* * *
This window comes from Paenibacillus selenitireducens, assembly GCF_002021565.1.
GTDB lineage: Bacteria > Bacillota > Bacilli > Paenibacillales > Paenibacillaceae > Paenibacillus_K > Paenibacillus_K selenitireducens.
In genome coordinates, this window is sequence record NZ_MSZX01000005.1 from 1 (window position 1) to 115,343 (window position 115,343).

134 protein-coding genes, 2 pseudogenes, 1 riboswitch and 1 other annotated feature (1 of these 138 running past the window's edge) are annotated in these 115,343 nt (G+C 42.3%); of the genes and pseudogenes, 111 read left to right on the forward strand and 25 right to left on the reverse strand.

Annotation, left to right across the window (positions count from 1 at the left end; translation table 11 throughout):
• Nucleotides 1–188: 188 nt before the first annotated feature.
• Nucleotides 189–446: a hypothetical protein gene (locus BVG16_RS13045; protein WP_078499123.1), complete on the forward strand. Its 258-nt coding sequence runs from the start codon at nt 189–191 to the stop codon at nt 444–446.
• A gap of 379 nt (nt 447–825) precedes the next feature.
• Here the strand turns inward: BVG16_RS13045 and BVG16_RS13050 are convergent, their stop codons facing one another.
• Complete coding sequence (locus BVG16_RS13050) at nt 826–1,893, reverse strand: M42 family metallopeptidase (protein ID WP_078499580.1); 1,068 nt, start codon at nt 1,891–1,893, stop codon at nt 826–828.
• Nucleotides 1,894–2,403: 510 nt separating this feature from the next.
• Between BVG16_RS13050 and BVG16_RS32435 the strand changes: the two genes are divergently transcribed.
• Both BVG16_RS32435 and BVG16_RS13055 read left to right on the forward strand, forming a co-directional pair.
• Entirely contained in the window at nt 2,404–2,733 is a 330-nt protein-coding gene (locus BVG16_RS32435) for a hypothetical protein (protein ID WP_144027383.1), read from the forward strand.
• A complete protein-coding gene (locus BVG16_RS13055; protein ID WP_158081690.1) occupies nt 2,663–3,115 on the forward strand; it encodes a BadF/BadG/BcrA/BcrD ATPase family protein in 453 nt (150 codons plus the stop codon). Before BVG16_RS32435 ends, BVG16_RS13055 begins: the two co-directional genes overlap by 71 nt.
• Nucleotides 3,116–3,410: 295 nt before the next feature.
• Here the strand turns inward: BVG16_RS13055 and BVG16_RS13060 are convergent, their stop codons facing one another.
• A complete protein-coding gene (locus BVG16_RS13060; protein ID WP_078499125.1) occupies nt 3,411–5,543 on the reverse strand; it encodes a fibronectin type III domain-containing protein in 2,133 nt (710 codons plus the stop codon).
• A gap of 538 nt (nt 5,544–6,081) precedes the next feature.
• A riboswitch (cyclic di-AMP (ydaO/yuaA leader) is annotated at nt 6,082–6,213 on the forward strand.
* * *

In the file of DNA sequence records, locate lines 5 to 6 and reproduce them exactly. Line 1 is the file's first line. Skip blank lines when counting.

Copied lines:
Annotation, left to right across the window (positions count from 1 at the left end; translation table 11 throughout):
• Nucleotides 1–188: 188 nt before the first annotated feature.